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How do professional kitchens make desserts during the day then serve them warm? I ran into this problem when I wanted to do a bread pudding ahead (it was the Todd English White Chocolate Challah Bread Pudding). Now tonight I'm doing a rhubarb-strawberry crisp.I guess this seems stupid, but it does not seem like it would be quite as good if I made it ahead and reheated--am I wrong?

I am always assembling dessert while the guests are begining to eat, so I'd like to get more on top of things.
 

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Usually we make single portions easy to warm in a 500 degree oven quickly. All of my desserts are made over the week and either frozen for soft mousses or refrigerated for other baked items. My night server will take several chocolate cakes out, for expample, to keep at room temp and then flash heat in the oven. :cool:
For a large dessert like bread pudding, make a few days ahead, remove from the cooler when guests arrive, to get the item up to room temp, and reheat in the oven, assemble the garnishes before hand so you can enjoy your party!!
If you must make things with guests over, do the work in front of them, like a demo!! Get them to help! Ask them to paint the plates with sauce.You can have your own food show in the living room.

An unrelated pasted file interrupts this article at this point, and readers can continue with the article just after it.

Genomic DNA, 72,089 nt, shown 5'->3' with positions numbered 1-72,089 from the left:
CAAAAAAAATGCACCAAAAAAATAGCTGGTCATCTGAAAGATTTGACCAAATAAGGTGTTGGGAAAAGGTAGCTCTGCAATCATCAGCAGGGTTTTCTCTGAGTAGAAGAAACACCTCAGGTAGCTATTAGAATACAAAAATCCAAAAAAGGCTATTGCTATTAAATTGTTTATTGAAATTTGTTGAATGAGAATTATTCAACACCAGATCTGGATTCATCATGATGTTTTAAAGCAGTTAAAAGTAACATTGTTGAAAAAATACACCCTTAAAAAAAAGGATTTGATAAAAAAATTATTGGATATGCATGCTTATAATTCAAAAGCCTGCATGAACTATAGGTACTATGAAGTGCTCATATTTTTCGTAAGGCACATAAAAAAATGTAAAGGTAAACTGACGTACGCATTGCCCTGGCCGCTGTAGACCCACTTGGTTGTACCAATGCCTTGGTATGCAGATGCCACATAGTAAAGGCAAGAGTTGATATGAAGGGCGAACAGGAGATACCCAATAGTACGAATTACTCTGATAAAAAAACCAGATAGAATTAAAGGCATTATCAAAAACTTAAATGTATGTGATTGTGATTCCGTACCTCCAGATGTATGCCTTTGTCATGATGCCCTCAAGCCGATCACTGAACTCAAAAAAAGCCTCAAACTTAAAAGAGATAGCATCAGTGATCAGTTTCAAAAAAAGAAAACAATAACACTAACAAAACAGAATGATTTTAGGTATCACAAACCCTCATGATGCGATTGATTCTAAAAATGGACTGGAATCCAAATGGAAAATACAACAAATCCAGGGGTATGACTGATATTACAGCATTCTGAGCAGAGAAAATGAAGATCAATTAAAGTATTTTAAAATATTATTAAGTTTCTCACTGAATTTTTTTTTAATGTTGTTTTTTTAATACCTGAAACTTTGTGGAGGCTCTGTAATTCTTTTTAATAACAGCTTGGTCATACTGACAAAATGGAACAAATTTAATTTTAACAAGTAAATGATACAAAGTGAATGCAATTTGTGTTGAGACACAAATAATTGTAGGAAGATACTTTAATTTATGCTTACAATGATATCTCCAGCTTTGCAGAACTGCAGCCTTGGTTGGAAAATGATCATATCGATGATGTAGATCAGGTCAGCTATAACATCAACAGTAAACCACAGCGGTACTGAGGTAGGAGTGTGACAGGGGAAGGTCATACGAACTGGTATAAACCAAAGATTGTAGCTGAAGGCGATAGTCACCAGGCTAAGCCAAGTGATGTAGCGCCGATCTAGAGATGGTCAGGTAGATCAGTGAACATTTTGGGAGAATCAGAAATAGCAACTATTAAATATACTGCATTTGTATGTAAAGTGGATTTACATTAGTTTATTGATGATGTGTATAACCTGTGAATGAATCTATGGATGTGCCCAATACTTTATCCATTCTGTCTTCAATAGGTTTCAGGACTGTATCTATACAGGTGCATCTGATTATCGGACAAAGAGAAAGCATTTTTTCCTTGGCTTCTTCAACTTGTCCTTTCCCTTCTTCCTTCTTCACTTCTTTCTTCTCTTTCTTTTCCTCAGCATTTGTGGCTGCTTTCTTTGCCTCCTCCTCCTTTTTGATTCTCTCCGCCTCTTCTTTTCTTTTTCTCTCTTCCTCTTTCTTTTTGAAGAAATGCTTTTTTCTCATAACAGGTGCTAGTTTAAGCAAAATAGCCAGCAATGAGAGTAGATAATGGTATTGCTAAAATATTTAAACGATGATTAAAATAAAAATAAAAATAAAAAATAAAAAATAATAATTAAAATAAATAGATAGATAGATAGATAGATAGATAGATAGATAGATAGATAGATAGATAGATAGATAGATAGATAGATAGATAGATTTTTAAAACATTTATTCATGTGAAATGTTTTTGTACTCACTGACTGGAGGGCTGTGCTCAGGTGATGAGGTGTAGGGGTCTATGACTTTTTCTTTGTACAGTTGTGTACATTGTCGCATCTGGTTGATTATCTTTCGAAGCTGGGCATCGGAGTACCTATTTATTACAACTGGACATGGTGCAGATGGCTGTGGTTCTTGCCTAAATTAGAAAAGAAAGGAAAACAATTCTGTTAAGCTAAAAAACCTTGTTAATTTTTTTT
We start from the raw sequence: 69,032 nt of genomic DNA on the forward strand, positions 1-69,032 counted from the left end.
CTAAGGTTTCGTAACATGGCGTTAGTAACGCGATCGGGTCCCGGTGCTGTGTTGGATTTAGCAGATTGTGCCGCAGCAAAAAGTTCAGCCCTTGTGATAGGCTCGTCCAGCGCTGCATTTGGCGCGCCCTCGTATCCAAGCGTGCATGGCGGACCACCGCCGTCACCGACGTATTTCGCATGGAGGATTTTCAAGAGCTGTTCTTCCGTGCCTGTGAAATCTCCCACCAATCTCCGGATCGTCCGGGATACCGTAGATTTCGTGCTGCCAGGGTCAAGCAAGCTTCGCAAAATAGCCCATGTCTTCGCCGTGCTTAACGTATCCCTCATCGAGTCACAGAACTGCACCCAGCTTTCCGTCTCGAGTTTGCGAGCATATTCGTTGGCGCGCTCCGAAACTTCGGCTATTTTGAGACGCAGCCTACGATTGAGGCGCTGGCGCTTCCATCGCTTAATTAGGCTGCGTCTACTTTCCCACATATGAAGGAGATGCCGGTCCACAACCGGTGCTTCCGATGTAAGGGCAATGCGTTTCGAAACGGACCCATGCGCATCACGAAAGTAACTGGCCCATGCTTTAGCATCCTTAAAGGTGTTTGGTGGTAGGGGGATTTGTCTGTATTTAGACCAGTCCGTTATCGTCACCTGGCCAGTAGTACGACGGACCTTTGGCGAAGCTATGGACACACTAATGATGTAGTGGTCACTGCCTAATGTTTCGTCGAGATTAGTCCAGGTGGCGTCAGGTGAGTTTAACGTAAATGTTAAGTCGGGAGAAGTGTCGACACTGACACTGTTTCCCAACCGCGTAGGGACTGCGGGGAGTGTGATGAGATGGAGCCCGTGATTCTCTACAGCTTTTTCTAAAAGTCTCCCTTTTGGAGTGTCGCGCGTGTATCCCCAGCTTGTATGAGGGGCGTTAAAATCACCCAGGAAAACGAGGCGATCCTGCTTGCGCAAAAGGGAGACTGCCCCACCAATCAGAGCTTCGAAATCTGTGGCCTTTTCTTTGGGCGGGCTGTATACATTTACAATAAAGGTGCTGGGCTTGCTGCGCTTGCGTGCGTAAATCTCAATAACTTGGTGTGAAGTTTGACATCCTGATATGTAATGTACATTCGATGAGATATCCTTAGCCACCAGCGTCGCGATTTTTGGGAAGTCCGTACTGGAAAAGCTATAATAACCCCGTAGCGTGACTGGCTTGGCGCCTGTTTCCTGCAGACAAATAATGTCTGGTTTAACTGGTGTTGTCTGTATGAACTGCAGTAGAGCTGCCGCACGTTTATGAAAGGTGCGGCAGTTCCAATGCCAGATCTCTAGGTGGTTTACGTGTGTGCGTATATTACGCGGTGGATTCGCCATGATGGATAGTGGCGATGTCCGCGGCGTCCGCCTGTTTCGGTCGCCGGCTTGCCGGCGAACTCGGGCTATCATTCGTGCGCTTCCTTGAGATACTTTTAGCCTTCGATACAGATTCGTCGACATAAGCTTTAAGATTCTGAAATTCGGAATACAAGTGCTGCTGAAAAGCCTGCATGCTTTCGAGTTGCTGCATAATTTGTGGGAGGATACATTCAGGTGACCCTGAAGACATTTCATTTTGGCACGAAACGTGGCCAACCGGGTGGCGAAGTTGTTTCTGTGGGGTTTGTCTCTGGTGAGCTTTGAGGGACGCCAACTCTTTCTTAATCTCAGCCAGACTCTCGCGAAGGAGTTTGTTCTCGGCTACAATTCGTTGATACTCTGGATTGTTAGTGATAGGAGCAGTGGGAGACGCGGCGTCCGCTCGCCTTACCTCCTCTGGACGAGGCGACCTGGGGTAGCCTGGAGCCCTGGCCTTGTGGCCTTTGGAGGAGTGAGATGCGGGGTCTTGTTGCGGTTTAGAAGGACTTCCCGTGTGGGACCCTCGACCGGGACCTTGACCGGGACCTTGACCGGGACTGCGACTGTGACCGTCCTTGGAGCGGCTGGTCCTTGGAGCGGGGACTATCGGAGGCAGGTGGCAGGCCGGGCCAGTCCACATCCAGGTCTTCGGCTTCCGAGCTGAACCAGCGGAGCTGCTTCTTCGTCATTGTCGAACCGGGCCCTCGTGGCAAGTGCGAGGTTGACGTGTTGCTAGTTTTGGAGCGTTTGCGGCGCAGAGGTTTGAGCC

:D
 

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For a crisp, the best way to do it ahead is to cook off the fruit ahead of time (just slightly firmer than you ultimately want it), then cool it until the day you need it. Prepare the topping in advance too.

The day that you need it, have the fruit at room temp., ready in ramekins or whatever. Sprinkle the topping on just before it goes into the oven, and bake it for half an hour or so.
 

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I work in a resort kitchen where meal times are specified and service is for about 200 people at one time. When serving warm bakery items such as rolls, pie, brownie or anything else that is to be served warm, the item is plated up and put in a cook and hold stack oven at anywhere from 140-180 degrees. It takes about 30 min to an hour to warm, depending.
 
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